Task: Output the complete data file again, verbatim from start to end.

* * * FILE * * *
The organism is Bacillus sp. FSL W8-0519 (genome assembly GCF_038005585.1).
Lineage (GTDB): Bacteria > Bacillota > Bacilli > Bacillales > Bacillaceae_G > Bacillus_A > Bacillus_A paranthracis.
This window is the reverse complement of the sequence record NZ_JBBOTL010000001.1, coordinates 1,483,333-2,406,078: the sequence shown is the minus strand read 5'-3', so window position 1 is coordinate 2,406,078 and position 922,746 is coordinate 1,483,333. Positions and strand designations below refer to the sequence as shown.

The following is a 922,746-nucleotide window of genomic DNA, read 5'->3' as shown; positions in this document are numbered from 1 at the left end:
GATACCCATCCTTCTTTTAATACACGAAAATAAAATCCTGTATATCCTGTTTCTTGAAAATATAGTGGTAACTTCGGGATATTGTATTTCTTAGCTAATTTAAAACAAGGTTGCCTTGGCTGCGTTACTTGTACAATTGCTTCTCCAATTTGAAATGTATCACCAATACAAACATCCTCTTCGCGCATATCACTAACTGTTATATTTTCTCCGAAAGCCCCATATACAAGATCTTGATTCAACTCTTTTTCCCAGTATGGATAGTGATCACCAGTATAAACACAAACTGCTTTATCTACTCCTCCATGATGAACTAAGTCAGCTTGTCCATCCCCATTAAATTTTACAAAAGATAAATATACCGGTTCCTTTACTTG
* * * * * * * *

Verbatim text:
The organism is Bacillus sp. FSL W8-0519 (genome assembly GCF_038005585.1).
Lineage (GTDB): Bacteria > Bacillota > Bacilli > Bacillales > Bacillaceae_G > Bacillus_A > Bacillus_A paranthracis.
This window is the reverse complement of the sequence record NZ_JBBOTL010000001.1, coordinates 1,483,333-2,406,078: the sequence shown is the minus strand read 5'-3', so window position 1 is coordinate 2,406,078 and position 922,746 is coordinate 1,483,333. Positions and strand designations below refer to the sequence as shown.

The following is a 922,746-nucleotide window of genomic DNA, read 5'->3' as shown; positions in this document are numbered from 1 at the left end:
GATACCCATCCTTCTTTTAATACACGAAAATAAAATCCTGTATATCCTGTTTCTTGAAAATATAGTGGTAACTTCGGGATATTGTATTTCTTAGCTAATTTAAAACAAGGTTGCCTTGGCTGCGTTACTTGTACAATTGCTTCTCCAATTTGAAATGTATCACCAATACAAACATCCTCTTCGCGCATATCACTAACTGTTATATTTTCTCCGAAAGCCCCATATACAAGATCTTGATTCAACTCTTTTTCCCAGTATGGATAGTGATCACCAGTATAAACACAAACTGCTTTATCTACTCCTCCATGATGAACTAAGTCAGCTTGTCCATCCCCATTAAATTTTACAAAAGATAAATATACCGGTTCCTTTACTTG